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PGA TOUR Announces 2017-2018 Volunteer of the Year

December 18, 2018

By PGA TOUR Staff

Each year, thousands of dedicated men and women devote their time to enhance the PGA TOUR tournament experience for fans, players, sponsors and community partners. Needless to say, the volunteers are the heartbeat of the TOUR and we appreciate all of them.

After another successful season, we are proud to introduce the 2017-2018 Volunteer of the Year and finalists. These individuals have collectively contributed a whopping 159 years of volunteer service and have helped impact local and national charities.

The PGA TOUR is privileged to announce Henry “Skip” Monge, who has dedicated more than 16 years volunteering at the Barracuda Championship in Reno, Nevada, as the winner of the 2017-2018 Volunteer of the Year Award.


Skip volunteered as a marshal for his first four years, then served as a hole captain for two years before becoming the tournament’s front nine marshal manager for seven years.  After the 2014 tournament, Skip informed the team that he would need to step back, as he was volunteering at five other tournaments – including three on the PGA TOUR. 

In early 2015, however, the tournament’s marshal chairman retired.  Upon hearing the news, Skip jumped right back in, took the reins, and has served in that role ever since. He helps recruit volunteers, flies in for monthly volunteer meetings, and spends the week prior to the tournament training new marshals. He has single-handedly recruited 30 new volunteers this year, many of whom are from outside Nevada.

When Skip took on the role of marshal chair, the tournament had 80 marshals.  In just four years leading the team, Skip grew the team to 185 – an accomplishment that resulted from countless hours leading, inspiring, guiding and mentoring.  Skip is always the first to arrive and the last to leave, and his passion for the tournament has a contagious effect on the tournament’s more than 800 volunteers.  In addition to volunteering at the Barracuda Championship, Skip served as a marshal at AT&T Pebble Beach for seven years; a hole captain at the Safeway Open for six years; hole captain at the Cadillac Match Play; a marshal at the LPGA Legends for six years; hole captain for the 2014 USGA Sr. U.S. Open; and also volunteered at four other PGA TOUR and LPGA championships.  During the past 16 years, Skip has volunteered more than 6,500 hours for the PGA TOUR during tournament play, and innumerable additional hours recruiting, planning and organizing volunteers for the numerous tournaments he has thrown his passion into.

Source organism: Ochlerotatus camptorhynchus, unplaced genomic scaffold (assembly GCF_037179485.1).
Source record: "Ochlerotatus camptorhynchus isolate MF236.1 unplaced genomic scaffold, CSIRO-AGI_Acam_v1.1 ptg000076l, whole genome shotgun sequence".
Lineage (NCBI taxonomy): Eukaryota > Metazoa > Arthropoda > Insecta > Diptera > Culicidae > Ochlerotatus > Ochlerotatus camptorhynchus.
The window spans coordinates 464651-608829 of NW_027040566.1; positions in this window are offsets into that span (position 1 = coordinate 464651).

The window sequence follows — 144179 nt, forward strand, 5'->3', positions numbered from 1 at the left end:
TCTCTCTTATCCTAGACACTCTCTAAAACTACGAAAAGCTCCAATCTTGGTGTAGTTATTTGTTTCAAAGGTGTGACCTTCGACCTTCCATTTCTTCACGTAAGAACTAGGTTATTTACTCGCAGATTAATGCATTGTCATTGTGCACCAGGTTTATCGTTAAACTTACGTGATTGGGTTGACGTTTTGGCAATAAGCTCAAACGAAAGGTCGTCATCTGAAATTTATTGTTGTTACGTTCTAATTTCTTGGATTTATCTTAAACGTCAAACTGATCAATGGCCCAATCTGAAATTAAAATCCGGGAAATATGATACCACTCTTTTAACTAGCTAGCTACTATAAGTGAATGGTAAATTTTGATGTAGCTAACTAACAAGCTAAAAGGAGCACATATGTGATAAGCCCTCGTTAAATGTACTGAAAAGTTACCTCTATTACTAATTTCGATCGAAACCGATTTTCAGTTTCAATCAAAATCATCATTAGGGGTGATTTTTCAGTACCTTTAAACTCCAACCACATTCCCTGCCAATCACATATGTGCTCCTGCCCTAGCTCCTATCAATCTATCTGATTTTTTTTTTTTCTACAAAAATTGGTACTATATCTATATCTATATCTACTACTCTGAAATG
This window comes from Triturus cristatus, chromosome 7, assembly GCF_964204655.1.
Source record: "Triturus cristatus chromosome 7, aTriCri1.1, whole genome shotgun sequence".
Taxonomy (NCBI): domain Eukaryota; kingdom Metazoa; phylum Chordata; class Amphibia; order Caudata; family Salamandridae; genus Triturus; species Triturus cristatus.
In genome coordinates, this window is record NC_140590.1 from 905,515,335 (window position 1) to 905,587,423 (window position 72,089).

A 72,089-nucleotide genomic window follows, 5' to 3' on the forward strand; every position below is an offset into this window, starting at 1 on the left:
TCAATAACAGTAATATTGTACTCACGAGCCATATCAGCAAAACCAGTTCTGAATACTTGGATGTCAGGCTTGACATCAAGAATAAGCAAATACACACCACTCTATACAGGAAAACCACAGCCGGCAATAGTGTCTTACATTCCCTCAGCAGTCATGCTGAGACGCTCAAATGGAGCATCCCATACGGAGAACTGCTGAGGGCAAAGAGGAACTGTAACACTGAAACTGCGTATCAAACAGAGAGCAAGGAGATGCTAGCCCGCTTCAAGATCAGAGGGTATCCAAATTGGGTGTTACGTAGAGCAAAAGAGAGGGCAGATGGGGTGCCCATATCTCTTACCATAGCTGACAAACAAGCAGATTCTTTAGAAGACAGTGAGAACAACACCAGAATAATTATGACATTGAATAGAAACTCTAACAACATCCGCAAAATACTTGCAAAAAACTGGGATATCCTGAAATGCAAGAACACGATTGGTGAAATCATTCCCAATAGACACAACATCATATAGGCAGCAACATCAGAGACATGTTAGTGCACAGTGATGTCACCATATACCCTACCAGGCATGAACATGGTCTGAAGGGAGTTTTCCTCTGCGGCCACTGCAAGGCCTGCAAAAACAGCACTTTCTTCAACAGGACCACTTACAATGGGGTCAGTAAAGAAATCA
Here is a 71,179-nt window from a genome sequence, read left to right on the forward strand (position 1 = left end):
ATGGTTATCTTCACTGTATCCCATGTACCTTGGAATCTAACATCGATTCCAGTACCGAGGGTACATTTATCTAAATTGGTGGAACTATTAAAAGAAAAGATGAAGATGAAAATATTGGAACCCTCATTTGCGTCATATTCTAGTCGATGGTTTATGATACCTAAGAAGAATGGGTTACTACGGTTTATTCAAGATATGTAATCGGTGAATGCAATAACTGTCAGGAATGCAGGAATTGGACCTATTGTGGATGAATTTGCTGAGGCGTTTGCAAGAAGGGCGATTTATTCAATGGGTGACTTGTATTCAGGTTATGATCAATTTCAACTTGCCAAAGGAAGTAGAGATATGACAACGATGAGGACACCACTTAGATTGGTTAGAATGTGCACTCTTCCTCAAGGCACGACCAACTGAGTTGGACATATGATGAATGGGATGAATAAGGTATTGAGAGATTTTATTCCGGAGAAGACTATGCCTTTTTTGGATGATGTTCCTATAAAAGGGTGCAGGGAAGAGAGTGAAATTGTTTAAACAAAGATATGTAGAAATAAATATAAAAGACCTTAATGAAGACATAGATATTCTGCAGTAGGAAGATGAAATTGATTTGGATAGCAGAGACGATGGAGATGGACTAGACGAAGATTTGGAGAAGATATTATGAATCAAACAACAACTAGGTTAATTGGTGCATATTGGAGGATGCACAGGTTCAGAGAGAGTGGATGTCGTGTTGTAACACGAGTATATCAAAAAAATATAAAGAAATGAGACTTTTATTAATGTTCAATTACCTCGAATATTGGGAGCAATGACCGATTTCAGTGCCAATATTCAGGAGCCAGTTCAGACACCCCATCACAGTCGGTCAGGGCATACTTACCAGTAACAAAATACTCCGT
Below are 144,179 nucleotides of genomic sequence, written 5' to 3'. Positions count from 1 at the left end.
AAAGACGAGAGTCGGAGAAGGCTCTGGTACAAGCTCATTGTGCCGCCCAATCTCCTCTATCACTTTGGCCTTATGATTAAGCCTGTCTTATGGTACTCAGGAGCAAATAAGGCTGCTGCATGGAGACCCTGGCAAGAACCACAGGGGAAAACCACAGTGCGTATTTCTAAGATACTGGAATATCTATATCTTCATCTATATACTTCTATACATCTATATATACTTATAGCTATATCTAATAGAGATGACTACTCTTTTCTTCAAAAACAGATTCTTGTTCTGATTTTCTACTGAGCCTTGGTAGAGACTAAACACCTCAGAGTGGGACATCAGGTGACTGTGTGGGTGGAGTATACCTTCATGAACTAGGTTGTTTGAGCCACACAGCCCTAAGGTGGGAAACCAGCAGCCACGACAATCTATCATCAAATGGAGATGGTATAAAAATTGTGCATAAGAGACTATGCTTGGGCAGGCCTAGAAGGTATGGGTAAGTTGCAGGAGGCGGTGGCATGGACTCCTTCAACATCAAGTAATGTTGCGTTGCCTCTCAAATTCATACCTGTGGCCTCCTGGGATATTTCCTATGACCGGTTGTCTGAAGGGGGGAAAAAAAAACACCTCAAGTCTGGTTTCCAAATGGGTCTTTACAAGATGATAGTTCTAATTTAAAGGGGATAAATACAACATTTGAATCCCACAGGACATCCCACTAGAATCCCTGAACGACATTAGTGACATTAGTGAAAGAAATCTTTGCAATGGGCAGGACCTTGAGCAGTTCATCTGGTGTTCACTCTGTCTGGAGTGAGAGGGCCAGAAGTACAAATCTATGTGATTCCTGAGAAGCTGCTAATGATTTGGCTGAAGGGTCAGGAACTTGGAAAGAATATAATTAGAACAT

Skip's health took a turn in March 2018, when he was diagnosed with stage 4 lung cancer.  Weeks later, he found out the cancer had spread to his brain. Unphased by the life-altering news, he vehemently insisted that he would continue his role as marshal committee chair for the Barracuda Championship. In May, he had his sister drive him from Arizona to Nevada for an “all marshals” meeting, which is normally held in July, but was changed to fit Skip's schedule – as his doctors had serious doubts that he would survive to see the summer months.  Against all odds, Skip persevered and made it to the tournament, but not without trials.  On the Friday prior to the start of the tournament, he was hospitalized with emergency blood clots in his lungs.  Despite being told by his doctors to rest, Skip insisted that his beloved Barracuda Championship was, in fact, "keeping him fighting." Unable to change Skip’s mind, his doctor gave him blood thinners and sent him on his way. Skip arrived at the tournament on Monday morning visibly exhausted, but happy and excited.  As always, Skip’s passion, positive attitude and exuberance were contagious and helped to elevate the enthusiasm of the entire volunteer team. We’d like to extend our heartfelt thanks to Skip and our sincere best wishes to Skip and his family as he continues his battle with lung cancer.